In selecting a placement for a child, “the [district] court must be governed by the best interests of the child.” Minn. Stat. § 260C.201, subd. 11(e). Appellant argues that there is insufficient evidence to support the district court’s finding that the best interests of each child are served by the transfer of custody to the co-petitioners. Here, the district court found that (1) all of the children are currently in homes that provide them with the stability and consistency they need and lacked while in appellant’s custody; (2) returning the children to appellant’s custody would endanger the children’s physical and emotional health and impair their emotional development; and (3) the harm likely to be caused by a transfer of custody is outweighed by the advantages of a transfer. These general findings are consistent with the expert testimony offered by Dr. Keening; the guardian ad litem (GAL); and the children’s therapists, Christine Kleich and Marcie Johnson, all of whom opined that transferring custody was in the children’s best interests because reuniting the children with appellant presents a significant risk of physical or psychological damage to the children.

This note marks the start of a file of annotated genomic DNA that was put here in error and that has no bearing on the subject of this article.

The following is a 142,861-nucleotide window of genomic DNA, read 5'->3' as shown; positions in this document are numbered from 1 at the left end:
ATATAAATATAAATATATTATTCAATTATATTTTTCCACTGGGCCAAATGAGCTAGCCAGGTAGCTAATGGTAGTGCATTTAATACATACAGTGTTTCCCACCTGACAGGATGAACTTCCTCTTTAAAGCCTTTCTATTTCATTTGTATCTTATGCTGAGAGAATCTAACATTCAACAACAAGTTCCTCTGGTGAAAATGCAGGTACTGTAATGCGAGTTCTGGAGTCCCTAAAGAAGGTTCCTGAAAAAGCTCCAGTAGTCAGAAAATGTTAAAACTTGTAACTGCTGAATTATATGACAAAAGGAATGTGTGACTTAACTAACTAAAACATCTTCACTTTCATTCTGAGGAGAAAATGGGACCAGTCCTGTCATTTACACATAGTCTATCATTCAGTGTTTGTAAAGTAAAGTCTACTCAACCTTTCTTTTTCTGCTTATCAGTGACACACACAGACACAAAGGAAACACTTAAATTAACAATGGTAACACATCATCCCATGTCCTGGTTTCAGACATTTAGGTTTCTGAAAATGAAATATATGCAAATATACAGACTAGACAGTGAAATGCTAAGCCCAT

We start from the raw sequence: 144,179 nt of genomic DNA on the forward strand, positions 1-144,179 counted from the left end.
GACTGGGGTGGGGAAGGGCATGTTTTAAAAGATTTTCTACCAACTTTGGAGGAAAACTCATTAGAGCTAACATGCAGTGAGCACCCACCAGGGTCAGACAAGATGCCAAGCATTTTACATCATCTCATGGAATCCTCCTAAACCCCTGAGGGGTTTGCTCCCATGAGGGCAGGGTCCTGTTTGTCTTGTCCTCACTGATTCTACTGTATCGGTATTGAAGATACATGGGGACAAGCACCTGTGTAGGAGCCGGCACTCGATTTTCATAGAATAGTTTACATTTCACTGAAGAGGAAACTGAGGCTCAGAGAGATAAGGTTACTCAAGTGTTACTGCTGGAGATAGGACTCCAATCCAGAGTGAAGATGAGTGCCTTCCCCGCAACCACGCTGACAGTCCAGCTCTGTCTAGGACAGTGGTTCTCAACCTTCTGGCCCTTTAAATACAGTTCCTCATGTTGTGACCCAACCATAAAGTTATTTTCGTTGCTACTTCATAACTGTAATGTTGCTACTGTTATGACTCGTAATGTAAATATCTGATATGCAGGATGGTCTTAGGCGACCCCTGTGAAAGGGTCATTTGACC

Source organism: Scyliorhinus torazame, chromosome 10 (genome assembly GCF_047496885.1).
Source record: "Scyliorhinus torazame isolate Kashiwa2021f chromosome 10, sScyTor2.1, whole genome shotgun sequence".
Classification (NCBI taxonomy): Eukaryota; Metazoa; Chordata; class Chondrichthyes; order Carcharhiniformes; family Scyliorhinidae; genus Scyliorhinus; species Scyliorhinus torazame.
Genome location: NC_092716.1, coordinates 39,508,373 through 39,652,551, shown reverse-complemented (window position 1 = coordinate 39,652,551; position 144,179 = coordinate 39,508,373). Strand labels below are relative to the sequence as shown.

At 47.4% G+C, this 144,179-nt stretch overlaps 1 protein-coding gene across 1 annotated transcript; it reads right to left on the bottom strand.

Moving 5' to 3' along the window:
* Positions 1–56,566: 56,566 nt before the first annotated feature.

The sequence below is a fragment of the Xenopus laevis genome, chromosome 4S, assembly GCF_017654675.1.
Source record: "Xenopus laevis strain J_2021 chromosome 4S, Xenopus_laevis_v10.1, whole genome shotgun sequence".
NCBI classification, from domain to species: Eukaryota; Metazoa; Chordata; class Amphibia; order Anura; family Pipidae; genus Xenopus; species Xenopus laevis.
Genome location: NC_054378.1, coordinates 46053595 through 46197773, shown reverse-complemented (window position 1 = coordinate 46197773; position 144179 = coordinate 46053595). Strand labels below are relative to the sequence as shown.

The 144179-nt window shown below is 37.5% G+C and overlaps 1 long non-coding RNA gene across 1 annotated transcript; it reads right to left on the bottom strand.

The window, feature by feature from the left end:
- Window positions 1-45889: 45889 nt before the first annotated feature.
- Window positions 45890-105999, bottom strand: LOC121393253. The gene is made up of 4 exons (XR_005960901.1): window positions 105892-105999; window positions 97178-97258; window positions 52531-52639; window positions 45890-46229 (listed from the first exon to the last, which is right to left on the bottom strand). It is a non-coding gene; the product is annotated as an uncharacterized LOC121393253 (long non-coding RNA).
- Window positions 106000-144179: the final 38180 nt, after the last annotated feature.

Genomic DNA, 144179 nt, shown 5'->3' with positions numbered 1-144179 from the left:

The record also supports the district court’s findings that specifically address each child. The district court found that transferring custody of M.G.O. to the Shulls is in M.G.O.’s best interests because “it preserves the bond within the family unit,” and, having lived with her grandparents for the past year and a half, M.G.O. was “doing very well in their care.” The record supports this finding. Kleich, M.G.O.’s therapist, testified that M.G.O. needs consistency, predictability, structure, and a caregiver who is attuned to her needs. Kleich added that, unlike appellant, the Shulls were able to meet M.G.O.’s needs. Kleich also testified that, if M.G.O. were returned to appellant, the child would not be able to develop trusting relationships or regulate her emotions. The district court also found that, since M.G.O has been in the Shulls’s care, M.G.O. has flourished with routine and structure.
The district court determined that transferring custody of R.M.O. to Brousseau is in R.M.O.’s best interests because Brousseau “is a significant person in the life of [R.M.O]. She has been her foster parent for a significant period of time.” This finding is supported by clear and convincing evidence, including the testimony of Johnson, R.M.O.’s therapist, who diagnosed R.M.O. with an adjustment disorder and characteristics of reactive and ambivalent attachment disorders. Johnson testified that R.M.O.’s ambivalent attachment to appellant raises a long-term risk of R.M.O. developing unhealthy relationships, engaging in substance abuse, and being victimized by others. She also testified that, while in Brousseau’s custody, R.M.O.’s school attendance has dramatically improved, she has progressed well in school, and, significantly, she has begun developing a personal identity.